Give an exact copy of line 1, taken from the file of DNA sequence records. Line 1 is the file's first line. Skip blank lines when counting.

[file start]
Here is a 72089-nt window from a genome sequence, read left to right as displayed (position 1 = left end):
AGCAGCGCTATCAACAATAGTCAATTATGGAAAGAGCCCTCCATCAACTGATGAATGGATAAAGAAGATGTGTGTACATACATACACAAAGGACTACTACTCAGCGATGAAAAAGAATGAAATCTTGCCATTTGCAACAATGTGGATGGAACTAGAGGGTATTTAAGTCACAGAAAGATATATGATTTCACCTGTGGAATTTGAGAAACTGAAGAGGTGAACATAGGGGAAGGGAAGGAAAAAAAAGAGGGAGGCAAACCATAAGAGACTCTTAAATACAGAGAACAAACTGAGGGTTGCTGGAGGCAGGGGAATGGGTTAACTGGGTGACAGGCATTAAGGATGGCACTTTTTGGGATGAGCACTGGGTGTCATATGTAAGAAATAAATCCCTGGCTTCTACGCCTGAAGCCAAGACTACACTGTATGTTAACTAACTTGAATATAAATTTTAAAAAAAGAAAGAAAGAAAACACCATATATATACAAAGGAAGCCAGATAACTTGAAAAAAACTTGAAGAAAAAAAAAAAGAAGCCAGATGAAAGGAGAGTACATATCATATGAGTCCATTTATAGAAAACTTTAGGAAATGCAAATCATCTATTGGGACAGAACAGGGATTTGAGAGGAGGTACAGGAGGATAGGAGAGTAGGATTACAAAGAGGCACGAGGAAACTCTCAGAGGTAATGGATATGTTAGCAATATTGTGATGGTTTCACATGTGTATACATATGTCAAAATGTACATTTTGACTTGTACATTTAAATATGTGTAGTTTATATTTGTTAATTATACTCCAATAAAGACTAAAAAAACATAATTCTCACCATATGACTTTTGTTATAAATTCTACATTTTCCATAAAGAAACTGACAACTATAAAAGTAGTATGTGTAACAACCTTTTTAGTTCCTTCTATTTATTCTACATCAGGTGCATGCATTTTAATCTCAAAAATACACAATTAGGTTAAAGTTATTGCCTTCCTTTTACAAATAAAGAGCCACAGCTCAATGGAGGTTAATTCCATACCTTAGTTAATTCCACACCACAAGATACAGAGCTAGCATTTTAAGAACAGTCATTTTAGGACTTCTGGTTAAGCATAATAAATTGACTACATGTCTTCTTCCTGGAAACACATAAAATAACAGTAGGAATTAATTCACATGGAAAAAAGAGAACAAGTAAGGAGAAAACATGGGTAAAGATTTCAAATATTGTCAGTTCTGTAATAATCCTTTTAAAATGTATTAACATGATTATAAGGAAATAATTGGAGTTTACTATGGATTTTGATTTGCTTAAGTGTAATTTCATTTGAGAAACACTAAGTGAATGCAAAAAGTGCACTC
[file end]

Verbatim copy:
Here is a 72089-nt window from a genome sequence, read left to right as displayed (position 1 = left end):